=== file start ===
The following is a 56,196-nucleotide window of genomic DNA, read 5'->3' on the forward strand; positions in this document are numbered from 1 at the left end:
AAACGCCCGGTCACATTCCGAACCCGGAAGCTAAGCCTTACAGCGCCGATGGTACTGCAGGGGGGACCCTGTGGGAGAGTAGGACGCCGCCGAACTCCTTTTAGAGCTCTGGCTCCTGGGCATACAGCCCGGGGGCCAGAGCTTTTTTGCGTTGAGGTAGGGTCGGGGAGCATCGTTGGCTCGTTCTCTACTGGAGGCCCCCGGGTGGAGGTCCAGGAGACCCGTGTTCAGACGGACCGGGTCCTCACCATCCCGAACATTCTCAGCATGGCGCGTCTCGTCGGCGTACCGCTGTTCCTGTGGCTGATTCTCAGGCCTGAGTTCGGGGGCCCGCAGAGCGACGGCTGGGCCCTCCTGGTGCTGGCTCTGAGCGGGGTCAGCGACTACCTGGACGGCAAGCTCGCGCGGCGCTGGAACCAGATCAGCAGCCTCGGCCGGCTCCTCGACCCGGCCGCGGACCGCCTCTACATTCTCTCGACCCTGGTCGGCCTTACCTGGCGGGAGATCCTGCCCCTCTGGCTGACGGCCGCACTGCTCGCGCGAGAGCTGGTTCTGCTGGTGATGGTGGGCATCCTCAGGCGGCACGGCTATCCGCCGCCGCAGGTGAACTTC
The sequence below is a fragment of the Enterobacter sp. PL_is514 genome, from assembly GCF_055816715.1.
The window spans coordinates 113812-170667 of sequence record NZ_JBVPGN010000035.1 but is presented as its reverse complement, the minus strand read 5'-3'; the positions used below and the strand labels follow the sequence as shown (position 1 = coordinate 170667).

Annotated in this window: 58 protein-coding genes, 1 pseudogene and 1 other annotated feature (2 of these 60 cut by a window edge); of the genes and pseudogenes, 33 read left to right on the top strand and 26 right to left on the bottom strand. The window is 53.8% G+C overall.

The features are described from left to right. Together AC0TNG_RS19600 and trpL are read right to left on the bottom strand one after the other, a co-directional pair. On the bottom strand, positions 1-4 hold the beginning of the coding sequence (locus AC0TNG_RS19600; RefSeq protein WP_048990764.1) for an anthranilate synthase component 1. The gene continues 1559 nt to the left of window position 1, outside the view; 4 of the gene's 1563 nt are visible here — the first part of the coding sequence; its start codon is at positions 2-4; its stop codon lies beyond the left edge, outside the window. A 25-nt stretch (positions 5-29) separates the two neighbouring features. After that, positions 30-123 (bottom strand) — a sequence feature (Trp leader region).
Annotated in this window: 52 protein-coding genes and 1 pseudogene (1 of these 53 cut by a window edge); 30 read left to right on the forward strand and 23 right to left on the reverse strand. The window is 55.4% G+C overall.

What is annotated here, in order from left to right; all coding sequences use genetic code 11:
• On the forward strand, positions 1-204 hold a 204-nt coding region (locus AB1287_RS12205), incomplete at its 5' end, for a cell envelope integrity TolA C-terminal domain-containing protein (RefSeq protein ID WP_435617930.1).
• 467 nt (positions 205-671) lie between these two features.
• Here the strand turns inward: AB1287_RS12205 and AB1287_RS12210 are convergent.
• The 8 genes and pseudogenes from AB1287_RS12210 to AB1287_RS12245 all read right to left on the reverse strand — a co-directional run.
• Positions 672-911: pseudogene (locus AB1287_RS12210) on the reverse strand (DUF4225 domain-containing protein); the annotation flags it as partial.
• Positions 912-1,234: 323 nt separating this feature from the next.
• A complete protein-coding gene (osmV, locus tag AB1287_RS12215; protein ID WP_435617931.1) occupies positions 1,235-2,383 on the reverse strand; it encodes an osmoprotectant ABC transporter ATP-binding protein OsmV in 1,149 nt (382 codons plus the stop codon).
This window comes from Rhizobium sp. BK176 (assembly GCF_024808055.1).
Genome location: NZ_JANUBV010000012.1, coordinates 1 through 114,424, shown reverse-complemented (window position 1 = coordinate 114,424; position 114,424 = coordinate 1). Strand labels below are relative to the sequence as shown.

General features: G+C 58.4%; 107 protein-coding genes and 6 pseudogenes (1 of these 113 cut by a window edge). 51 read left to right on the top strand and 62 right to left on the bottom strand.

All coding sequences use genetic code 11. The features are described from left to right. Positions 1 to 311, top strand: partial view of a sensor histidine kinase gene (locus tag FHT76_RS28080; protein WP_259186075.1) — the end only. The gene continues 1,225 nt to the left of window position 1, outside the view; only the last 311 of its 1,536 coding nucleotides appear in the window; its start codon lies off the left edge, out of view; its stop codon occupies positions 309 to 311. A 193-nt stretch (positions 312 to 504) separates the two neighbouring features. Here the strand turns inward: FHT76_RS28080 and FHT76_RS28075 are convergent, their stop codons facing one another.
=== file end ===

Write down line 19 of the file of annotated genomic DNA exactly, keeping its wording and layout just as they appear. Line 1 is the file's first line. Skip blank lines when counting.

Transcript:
All coding sequences use genetic code 11. The features are described from left to right. Positions 1 to 311, top strand: partial view of a sensor histidine kinase gene (locus tag FHT76_RS28080; protein WP_259186075.1) — the end only. The gene continues 1,225 nt to the left of window position 1, outside the view; only the last 311 of its 1,536 coding nucleotides appear in the window; its start codon lies off the left edge, out of view; its stop codon occupies positions 309 to 311. A 193-nt stretch (positions 312 to 504) separates the two neighbouring features. Here the strand turns inward: FHT76_RS28080 and FHT76_RS28075 are convergent, their stop codons facing one another.